New York knew for a long time that a big storm could flood and collapse the subway system, which is exactly what happened with Sandy. Yet city officials did nothing about it. But now, after all the suffering, we'll finally be prepared.
With an estimated $50 billion lost due to Sandy—$5 billion on transportation infrastructure alone—the MTA has painfully found out that not investing in prevention is a lot more expensive than hoping you will be lucky. Something that was as stupid then as it is obvious now.
Thankfully, the MTA is actively looking for ways to solve this. And when you look at what they're planning, you'll bang your head against the wall. Not because they are bad ideas—they are good—but because you will want to know how the hell they didn't have these measures in place since Irene reminded us that everything could go to hell. Heck, MTA workers were asking for preventative measures as far back as 2006:
On a rainy day, the pump system is absolute chaos, to the point where the MTA-NYC's Metropolitan Transportation Authority-lives in permanent panic, fearing events like Sandy, the hurricane system that is approaching the little town right now. "At some point, it would be too much to handle," said the head of the hydraulics team back in 2006, Peter Velasquez Jr., "you've got rain plus wind. It basically would shut down the system. You hope not. You pray that it doesn't.
"To give you an idea about how bad this could be, some of the oldest pumps in the NYCTA system were bought second-hand from the builders of the Panama Canal. I worked for the TA many years ago and even then the pumps were considered a serious problem." The Panama Canal was finished in 1914.
Giant inflatable bladders
One of the solutions, the NY Daily News reports, is inflatable bladders. Basically, a giant inflatable plug that would be deployed to key points of the subway tunnels all over the city. Before the storm hits, train service will stop, and the bladders will be inflated, perfectly covering the tunnel and avoiding the flood.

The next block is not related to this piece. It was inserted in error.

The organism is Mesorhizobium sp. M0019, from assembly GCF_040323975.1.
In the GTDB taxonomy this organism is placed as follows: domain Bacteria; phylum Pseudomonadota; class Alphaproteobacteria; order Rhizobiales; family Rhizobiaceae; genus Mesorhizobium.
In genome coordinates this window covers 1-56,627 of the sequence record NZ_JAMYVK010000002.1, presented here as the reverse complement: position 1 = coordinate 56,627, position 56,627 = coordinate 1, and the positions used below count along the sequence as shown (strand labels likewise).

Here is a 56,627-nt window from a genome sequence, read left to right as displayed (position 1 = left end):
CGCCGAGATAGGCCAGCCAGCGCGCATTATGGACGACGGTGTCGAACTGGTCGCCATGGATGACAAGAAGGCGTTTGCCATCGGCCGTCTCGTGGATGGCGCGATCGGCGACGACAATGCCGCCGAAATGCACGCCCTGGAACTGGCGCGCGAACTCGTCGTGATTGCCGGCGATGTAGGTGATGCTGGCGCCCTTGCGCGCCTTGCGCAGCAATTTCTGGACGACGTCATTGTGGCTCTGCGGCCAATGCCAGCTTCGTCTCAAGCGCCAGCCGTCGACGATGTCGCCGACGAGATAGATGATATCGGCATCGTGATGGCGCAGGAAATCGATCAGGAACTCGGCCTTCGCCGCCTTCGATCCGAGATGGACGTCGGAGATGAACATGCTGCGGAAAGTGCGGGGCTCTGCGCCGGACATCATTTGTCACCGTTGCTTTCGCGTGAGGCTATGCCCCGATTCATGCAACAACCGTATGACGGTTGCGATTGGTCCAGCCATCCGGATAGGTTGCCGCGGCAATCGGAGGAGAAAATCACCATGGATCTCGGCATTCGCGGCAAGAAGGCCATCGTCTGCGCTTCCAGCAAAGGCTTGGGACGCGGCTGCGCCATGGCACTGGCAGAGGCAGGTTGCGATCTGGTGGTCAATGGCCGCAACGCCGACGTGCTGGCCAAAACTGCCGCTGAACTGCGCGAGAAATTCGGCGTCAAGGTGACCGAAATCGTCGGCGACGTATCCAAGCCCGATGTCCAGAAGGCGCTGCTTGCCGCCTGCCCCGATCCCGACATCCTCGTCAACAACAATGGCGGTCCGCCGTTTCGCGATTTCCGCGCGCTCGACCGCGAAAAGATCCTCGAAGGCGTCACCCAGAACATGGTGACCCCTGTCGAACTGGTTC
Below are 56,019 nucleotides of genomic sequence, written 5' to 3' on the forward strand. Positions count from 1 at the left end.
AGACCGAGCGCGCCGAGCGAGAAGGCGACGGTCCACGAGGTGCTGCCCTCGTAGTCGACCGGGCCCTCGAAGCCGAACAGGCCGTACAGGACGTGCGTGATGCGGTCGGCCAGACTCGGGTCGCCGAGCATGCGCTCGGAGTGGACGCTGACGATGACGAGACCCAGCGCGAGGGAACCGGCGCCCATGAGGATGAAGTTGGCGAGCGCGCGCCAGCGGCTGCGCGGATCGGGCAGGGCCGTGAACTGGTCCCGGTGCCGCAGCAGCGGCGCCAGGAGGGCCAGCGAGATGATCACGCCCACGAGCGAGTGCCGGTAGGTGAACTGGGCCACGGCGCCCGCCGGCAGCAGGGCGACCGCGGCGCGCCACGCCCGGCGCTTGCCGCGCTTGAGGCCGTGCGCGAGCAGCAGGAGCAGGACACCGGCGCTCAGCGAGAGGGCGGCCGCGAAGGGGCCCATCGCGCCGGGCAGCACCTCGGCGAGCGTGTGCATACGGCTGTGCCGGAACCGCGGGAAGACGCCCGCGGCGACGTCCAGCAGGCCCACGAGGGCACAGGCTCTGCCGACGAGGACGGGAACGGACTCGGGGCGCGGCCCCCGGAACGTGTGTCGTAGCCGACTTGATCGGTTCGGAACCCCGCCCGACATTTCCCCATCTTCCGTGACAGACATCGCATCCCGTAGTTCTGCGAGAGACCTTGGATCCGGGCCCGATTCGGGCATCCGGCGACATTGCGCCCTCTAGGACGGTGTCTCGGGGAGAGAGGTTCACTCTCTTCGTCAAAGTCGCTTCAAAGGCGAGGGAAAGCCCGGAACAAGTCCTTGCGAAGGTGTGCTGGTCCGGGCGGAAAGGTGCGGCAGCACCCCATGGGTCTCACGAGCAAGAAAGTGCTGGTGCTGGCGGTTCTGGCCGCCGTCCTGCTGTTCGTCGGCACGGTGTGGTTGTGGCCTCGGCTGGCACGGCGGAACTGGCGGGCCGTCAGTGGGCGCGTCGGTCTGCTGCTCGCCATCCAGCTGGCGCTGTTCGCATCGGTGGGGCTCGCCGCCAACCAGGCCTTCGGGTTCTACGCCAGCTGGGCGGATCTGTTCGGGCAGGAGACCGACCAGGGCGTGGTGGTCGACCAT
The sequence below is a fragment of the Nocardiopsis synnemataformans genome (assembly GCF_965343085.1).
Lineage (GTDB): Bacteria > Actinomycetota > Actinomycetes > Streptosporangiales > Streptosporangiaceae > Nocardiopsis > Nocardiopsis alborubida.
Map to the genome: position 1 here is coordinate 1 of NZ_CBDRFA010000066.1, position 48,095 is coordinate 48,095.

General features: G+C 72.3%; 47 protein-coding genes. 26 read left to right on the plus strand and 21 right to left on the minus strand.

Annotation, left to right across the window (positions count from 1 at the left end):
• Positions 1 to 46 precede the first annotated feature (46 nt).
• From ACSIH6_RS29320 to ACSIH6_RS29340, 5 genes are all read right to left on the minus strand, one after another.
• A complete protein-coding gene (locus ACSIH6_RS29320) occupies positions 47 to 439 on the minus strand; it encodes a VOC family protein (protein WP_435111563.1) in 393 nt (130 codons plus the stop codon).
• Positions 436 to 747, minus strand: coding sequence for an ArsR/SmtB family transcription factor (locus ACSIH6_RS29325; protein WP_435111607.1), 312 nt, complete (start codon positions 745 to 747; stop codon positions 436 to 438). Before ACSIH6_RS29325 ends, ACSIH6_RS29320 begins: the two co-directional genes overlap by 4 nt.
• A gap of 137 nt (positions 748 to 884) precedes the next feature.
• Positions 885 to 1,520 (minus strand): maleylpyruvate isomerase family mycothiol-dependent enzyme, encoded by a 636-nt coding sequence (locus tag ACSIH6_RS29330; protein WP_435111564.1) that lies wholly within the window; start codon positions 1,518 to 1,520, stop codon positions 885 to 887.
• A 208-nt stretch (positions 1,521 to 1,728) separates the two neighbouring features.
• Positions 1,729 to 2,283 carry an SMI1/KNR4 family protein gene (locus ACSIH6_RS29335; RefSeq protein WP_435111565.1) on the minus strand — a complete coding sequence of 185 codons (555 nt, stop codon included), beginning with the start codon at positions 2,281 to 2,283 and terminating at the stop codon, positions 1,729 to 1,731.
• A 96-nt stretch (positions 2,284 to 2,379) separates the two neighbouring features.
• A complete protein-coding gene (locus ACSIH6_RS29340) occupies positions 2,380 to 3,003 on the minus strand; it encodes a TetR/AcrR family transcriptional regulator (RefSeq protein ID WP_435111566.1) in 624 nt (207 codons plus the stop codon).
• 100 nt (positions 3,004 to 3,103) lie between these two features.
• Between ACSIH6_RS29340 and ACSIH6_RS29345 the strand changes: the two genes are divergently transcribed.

It's an incredibly obvious idea, but one that works apparently could work perfectly. It was developed by engineers at West Virginia University using funding from the Department of Homeland Security. Called the Resilient Plug Project, the cost of the plugs is $400,000 a pop. That seems expensive, but is nothing compared to the money these will save. Remember: the MTA's estimated Sandy damage was five billion dollars. According to its creators, the Resilient Plug Project will withstand a thousand gallons per minute, according to their latest test.
But the bladders couldn't be used in every tunnel, which is why there will be another options, like giant steel gates that work like submarine doors. According to the Daily News, the Port Authority is going to spend $181 million in building these doors in the PATH network, the train tunnels connecting Manhattan with Newark, Harrison, Hoboken and Jersey City under the Hudson river. The system runs for 13.8 miles (22.2 km) and carries a quarter million passengers every day.
The gates will arrive too late for Sandy, obviously, and may also be too late for the next frankenstorm: after many years of design, they are scheduled to be finished in 2014. The gates were designed to stop damage in case of a terrorist attack, but they will also work to stop natural disasters—a much more likely event. According to a Port Authority spokesman, "although not designed for that, in all probability they would stop flooding from a surge."
Don't think that these solutions will make the city flood-proof. Talking to Times Free Press, Rice University's Phil Bedient "you really have to go with a series of levels of protection." Bedient, who worked on a submarine door system to protect the university's medical campus tunnels, says that you have to pick your spots carefully and, even then, "you really can't protect everything."
We don't need full protection, though. We need systems that are good enough to prevent major destruction, and to get the city transportation system back up and running within a few hours. That's what these bladders and submarine doors can do. And we need them now, before the next Sandy strikes.